This example give an illustration of integrating several text composers to get the required results so it deserves special attention:

  • After creating the ParametricComposerCollection in the first line of code, a call to the Parse method is done to parse a text containing the definition of two templates: declare_property and declare_class. We will comment on the structure of this text shortly.
  • Next we create the propertiesComposer object (a list text composer) and initialize it with 3 items generated from the declare_property with different parameter values through the GenerateUsing method of the ParametricComposer class. The propertiesComposer object will be used for generating text shortly.
  • We do similar tasks for two other list composers: paramsComposer and codeComposer.
  • Finally we access the declare_class template inside the ParametricComposerCollection and use the 3 list composers to generate values for the 3 parameters: properties, params, and code.

Further investigation of the parsed templates definition text is due. The given templates definition text is shown.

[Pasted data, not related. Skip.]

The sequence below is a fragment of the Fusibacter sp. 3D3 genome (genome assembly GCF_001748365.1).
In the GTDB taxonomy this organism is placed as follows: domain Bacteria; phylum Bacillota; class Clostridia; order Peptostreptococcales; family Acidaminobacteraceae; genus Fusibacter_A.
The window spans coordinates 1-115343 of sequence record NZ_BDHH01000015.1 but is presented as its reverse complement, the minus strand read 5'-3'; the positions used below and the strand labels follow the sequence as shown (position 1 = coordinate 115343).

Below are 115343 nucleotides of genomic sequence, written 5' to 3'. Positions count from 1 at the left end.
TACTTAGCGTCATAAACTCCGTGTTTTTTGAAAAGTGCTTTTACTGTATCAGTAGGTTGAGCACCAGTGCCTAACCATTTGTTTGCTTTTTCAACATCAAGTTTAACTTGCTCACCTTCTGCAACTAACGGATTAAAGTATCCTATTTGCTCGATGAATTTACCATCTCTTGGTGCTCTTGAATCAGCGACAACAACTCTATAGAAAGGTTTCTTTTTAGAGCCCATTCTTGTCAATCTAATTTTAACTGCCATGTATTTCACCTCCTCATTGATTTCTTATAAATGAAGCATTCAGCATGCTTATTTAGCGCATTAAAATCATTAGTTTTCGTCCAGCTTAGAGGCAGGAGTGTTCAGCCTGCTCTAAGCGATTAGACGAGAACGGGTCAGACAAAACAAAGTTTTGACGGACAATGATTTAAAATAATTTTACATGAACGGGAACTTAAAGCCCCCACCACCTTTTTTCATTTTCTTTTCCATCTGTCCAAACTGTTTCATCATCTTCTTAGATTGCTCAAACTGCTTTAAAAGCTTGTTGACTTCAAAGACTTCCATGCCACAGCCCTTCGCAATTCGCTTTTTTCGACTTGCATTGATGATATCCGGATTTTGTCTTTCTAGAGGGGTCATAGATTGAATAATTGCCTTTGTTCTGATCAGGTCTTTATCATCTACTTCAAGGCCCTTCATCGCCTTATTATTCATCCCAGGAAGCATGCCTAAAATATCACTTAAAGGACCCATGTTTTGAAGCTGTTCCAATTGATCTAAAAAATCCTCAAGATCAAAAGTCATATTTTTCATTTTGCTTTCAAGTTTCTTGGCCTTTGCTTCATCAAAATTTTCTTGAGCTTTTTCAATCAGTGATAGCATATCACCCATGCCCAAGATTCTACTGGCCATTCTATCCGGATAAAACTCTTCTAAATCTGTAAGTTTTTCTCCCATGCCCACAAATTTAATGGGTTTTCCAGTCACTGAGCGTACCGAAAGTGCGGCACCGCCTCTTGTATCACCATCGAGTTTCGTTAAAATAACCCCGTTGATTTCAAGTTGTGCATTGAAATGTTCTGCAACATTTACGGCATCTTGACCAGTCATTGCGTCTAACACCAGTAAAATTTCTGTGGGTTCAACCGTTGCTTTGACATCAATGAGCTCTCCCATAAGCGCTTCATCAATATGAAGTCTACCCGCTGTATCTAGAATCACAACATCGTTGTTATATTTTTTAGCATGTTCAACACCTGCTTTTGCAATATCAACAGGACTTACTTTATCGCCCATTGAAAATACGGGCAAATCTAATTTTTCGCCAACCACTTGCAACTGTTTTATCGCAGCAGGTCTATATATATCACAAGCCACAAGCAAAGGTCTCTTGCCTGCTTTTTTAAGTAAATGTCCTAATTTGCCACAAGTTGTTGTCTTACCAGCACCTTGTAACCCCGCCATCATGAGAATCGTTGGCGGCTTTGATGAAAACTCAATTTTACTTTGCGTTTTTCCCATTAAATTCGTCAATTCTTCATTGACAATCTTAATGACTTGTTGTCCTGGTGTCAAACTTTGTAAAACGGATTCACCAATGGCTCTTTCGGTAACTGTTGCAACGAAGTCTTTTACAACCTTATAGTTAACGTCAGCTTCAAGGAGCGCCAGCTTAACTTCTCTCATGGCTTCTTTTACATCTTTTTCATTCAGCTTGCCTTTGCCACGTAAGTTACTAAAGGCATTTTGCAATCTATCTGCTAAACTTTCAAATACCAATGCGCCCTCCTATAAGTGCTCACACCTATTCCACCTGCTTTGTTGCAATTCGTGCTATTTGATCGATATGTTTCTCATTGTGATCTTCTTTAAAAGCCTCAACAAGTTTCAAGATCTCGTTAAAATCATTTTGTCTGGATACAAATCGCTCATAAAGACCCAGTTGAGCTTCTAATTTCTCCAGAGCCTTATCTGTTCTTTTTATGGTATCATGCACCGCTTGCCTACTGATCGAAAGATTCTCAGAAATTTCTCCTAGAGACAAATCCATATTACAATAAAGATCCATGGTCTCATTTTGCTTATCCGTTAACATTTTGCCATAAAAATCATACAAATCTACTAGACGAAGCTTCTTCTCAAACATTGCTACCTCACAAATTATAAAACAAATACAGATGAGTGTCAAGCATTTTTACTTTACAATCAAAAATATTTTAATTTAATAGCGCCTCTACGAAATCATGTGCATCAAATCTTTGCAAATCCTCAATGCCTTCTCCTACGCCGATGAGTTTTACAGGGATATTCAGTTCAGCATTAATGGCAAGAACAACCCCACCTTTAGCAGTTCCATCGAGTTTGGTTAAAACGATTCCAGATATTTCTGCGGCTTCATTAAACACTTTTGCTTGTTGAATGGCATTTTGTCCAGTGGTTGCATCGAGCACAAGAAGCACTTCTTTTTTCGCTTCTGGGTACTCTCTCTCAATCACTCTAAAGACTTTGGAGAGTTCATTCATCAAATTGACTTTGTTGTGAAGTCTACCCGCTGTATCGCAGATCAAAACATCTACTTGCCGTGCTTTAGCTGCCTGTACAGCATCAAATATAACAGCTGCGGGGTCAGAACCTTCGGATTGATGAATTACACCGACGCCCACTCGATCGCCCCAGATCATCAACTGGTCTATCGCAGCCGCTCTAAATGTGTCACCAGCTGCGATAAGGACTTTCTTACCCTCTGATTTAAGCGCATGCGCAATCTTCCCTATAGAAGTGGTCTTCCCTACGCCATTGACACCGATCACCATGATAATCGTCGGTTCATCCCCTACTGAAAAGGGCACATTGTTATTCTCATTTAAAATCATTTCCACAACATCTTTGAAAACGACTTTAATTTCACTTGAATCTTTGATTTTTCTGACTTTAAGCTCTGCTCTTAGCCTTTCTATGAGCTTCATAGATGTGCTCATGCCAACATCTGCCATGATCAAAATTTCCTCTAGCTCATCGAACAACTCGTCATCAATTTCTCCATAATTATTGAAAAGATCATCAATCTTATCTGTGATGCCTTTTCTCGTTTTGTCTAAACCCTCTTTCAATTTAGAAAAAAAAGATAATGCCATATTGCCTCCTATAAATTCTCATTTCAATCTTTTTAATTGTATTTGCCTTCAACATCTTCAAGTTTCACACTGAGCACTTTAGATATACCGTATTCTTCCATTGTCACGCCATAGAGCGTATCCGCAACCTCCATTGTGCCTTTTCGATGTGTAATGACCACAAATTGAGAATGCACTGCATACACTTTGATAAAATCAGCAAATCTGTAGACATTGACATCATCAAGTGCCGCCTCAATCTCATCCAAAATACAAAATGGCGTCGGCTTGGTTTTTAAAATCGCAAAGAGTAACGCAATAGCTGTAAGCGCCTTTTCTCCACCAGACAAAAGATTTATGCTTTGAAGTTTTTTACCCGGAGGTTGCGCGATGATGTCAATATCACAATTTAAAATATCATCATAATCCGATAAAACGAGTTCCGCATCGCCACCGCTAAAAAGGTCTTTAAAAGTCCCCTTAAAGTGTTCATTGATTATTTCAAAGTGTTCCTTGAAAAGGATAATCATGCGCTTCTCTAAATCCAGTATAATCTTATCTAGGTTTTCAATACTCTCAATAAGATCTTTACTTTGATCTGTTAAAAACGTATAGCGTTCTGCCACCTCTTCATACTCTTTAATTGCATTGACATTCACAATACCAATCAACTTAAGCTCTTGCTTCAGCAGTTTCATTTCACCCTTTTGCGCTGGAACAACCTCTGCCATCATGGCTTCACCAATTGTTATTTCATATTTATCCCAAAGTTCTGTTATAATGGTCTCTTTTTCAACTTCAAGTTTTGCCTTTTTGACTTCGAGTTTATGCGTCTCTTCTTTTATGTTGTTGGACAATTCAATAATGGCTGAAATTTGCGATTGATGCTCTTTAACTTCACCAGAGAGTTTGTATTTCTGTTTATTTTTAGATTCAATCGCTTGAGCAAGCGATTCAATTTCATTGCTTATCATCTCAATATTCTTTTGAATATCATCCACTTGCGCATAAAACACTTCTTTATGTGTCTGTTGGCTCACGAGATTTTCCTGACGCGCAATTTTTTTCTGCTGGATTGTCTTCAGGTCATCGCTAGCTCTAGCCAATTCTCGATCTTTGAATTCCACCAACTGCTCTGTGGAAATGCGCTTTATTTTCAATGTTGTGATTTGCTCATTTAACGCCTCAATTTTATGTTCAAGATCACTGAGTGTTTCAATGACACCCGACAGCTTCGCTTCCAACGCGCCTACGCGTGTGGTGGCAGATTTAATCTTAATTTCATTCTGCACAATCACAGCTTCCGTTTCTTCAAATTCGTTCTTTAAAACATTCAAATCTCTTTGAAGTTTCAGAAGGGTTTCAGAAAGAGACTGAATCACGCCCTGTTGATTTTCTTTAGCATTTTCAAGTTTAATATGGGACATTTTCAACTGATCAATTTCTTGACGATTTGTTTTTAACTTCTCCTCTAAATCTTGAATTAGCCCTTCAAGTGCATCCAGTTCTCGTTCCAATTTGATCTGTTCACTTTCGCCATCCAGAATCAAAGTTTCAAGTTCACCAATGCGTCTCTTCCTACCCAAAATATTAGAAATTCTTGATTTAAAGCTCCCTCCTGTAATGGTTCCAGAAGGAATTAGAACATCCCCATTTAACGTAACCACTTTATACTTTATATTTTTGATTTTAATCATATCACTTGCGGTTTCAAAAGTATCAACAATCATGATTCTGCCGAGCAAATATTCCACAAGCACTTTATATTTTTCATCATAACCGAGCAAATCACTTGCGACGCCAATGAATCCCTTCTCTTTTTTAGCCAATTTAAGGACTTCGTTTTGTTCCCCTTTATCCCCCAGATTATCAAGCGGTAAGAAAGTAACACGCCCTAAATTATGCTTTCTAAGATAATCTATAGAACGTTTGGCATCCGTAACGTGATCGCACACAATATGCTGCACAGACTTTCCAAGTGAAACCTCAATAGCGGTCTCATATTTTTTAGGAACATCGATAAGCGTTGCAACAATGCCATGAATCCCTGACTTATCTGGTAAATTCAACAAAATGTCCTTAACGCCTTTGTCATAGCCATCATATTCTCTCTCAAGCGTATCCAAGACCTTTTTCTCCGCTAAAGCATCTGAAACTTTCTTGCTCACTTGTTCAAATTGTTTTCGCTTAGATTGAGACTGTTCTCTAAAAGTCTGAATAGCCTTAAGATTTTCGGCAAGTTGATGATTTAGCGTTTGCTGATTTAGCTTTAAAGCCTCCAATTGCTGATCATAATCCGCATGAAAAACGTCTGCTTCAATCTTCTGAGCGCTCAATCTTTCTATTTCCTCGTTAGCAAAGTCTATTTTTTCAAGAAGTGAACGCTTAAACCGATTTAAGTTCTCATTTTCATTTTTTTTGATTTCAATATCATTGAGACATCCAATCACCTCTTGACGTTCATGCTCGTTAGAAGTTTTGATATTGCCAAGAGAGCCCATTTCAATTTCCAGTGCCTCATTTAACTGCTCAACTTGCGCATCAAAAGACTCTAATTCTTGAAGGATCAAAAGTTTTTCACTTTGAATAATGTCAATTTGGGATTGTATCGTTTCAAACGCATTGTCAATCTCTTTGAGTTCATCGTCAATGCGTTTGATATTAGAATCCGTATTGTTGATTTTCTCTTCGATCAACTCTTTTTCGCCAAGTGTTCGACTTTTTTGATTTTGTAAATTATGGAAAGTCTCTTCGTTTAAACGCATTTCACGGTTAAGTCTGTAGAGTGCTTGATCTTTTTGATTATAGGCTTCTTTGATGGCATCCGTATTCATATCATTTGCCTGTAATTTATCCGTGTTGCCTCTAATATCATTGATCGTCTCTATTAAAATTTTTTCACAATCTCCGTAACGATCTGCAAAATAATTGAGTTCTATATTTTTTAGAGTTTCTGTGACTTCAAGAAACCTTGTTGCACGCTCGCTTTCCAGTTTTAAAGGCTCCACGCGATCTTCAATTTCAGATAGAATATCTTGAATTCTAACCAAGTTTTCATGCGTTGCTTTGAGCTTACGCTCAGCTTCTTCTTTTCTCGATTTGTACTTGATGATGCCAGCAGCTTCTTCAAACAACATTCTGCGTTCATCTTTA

• The first command in this text must be a delimiters command. Here we define the left and right delimiters used in the following template definitions. We can add a delimiters command before defining a set of templates to change the used delimiters for all following templates. The two delimiters are any series of characters separated by a white space.
  • To define a new template we must use the begin <template name>  and end <template name> pair. the <template name> must match exactly in the begin\ end pair to mark the beginning and end of template text. Each begin and end must be on a separate line and the template text will be any text in between these two lines.
  • We can use C-like single line comments to put comments anywhere outside templates definitions as in the example. If we put a single line comment inside the template text it will be considered a part of the template definition and will be used in the generated text.

6. RegionComposer : Composing by Text Injection

Under the TextComposerLib.Text.Region namespace we find several classes to create and manipulate text templates that can be used for code injection. The idea is to treat text in the template as a list of separate lines and group the lines, using line markers, into two kinds of text regions:

  • Fixed text regions where no change or text injection takes place.